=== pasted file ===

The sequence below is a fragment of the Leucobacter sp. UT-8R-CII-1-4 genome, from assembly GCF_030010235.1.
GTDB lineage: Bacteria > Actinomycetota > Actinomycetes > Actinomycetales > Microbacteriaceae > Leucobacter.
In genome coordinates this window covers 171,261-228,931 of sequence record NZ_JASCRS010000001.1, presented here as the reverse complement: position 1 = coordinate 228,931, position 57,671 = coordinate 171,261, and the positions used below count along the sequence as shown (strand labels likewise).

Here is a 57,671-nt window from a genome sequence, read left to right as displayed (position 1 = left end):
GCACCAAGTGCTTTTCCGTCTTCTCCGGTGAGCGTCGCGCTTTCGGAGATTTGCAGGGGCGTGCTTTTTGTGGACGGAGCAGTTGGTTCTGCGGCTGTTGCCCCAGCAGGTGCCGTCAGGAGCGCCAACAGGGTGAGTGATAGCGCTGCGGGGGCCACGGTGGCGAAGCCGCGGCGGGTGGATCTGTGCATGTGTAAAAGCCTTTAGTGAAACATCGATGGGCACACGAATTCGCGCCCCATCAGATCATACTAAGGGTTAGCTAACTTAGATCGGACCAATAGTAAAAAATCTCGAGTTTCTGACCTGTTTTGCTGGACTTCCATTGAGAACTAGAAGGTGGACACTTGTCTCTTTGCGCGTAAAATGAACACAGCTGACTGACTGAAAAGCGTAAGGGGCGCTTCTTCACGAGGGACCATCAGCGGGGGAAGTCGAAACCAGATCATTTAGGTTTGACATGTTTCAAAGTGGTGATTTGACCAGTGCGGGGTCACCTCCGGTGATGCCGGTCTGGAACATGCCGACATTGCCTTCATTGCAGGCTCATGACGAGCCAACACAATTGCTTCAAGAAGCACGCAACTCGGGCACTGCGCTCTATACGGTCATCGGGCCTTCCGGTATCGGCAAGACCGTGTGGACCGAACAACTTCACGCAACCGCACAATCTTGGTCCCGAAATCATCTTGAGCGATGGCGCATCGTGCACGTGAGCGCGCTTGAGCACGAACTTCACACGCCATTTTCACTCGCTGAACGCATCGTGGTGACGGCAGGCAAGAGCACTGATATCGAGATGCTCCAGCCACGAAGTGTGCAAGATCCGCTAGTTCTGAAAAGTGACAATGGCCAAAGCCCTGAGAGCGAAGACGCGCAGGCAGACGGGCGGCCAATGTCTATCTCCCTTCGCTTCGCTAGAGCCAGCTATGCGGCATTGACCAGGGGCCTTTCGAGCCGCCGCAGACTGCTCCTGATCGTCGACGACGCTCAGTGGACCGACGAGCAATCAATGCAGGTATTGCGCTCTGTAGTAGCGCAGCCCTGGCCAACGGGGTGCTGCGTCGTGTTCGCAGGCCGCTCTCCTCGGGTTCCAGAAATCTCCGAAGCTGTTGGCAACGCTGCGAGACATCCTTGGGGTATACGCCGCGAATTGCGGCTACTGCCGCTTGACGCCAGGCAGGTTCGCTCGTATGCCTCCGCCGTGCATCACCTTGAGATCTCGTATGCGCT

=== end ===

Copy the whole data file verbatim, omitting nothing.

The sequence below is a fragment of the Leucobacter sp. UT-8R-CII-1-4 genome, from assembly GCF_030010235.1.
GTDB lineage: Bacteria > Actinomycetota > Actinomycetes > Actinomycetales > Microbacteriaceae > Leucobacter.
In genome coordinates this window covers 171,261-228,931 of sequence record NZ_JASCRS010000001.1, presented here as the reverse complement: position 1 = coordinate 228,931, position 57,671 = coordinate 171,261, and the positions used below count along the sequence as shown (strand labels likewise).

Here is a 57,671-nt window from a genome sequence, read left to right as displayed (position 1 = left end):
GCACCAAGTGCTTTTCCGTCTTCTCCGGTGAGCGTCGCGCTTTCGGAGATTTGCAGGGGCGTGCTTTTTGTGGACGGAGCAGTTGGTTCTGCGGCTGTTGCCCCAGCAGGTGCCGTCAGGAGCGCCAACAGGGTGAGTGATAGCGCTGCGGGGGCCACGGTGGCGAAGCCGCGGCGGGTGGATCTGTGCATGTGTAAAAGCCTTTAGTGAAACATCGATGGGCACACGAATTCGCGCCCCATCAGATCATACTAAGGGTTAGCTAACTTAGATCGGACCAATAGTAAAAAATCTCGAGTTTCTGACCTGTTTTGCTGGACTTCCATTGAGAACTAGAAGGTGGACACTTGTCTCTTTGCGCGTAAAATGAACACAGCTGACTGACTGAAAAGCGTAAGGGGCGCTTCTTCACGAGGGACCATCAGCGGGGGAAGTCGAAACCAGATCATTTAGGTTTGACATGTTTCAAAGTGGTGATTTGACCAGTGCGGGGTCACCTCCGGTGATGCCGGTCTGGAACATGCCGACATTGCCTTCATTGCAGGCTCATGACGAGCCAACACAATTGCTTCAAGAAGCACGCAACTCGGGCACTGCGCTCTATACGGTCATCGGGCCTTCCGGTATCGGCAAGACCGTGTGGACCGAACAACTTCACGCAACCGCACAATCTTGGTCCCGAAATCATCTTGAGCGATGGCGCATCGTGCACGTGAGCGCGCTTGAGCACGAACTTCACACGCCATTTTCACTCGCTGAACGCATCGTGGTGACGGCAGGCAAGAGCACTGATATCGAGATGCTCCAGCCACGAAGTGTGCAAGATCCGCTAGTTCTGAAAAGTGACAATGGCCAAAGCCCTGAGAGCGAAGACGCGCAGGCAGACGGGCGGCCAATGTCTATCTCCCTTCGCTTCGCTAGAGCCAGCTATGCGGCATTGACCAGGGGCCTTTCGAGCCGCCGCAGACTGCTCCTGATCGTCGACGACGCTCAGTGGACCGACGAGCAATCAATGCAGGTATTGCGCTCTGTAGTAGCGCAGCCCTGGCCAACGGGGTGCTGCGTCGTGTTCGCAGGCCGCTCTCCTCGGGTTCCAGAAATCTCCGAAGCTGTTGGCAACGCTGCGAGACATCCTTGGGGTATACGCCGCGAATTGCGGCTACTGCCGCTTGACGCCAGGCAGGTTCGCTCGTATGCCTCCGCCGTGCATCACCTTGAGATCTCGTATGCGCT